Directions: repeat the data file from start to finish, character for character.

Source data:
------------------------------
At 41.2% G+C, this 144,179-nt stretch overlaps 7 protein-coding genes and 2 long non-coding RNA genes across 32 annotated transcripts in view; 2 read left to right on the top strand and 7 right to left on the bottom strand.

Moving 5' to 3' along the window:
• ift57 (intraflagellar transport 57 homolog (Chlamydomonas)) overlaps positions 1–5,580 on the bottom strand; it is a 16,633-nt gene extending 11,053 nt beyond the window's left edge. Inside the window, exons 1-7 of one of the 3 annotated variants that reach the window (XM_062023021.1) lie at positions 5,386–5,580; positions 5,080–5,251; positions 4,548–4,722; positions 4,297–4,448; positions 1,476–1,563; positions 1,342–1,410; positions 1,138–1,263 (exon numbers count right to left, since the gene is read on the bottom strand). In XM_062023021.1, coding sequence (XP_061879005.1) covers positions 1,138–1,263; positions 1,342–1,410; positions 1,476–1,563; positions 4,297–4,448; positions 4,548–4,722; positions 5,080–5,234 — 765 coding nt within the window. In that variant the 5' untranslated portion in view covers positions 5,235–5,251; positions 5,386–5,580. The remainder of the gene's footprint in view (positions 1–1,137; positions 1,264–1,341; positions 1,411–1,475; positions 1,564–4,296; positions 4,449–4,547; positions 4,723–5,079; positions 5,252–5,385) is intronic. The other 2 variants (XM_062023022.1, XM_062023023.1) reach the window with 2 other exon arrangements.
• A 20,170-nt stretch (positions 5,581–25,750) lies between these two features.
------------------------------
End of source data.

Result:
At 41.2% G+C, this 144,179-nt stretch overlaps 7 protein-coding genes and 2 long non-coding RNA genes across 32 annotated transcripts in view; 2 read left to right on the top strand and 7 right to left on the bottom strand.

Moving 5' to 3' along the window:
• ift57 (intraflagellar transport 57 homolog (Chlamydomonas)) overlaps positions 1–5,580 on the bottom strand; it is a 16,633-nt gene extending 11,053 nt beyond the window's left edge. Inside the window, exons 1-7 of one of the 3 annotated variants that reach the window (XM_062023021.1) lie at positions 5,386–5,580; positions 5,080–5,251; positions 4,548–4,722; positions 4,297–4,448; positions 1,476–1,563; positions 1,342–1,410; positions 1,138–1,263 (exon numbers count right to left, since the gene is read on the bottom strand). In XM_062023021.1, coding sequence (XP_061879005.1) covers positions 1,138–1,263; positions 1,342–1,410; positions 1,476–1,563; positions 4,297–4,448; positions 4,548–4,722; positions 5,080–5,234 — 765 coding nt within the window. In that variant the 5' untranslated portion in view covers positions 5,235–5,251; positions 5,386–5,580. The remainder of the gene's footprint in view (positions 1–1,137; positions 1,264–1,341; positions 1,411–1,475; positions 1,564–4,296; positions 4,449–4,547; positions 4,723–5,079; positions 5,252–5,385) is intronic. The other 2 variants (XM_062023022.1, XM_062023023.1) reach the window with 2 other exon arrangements.
• A 20,170-nt stretch (positions 5,581–25,750) lies between these two features.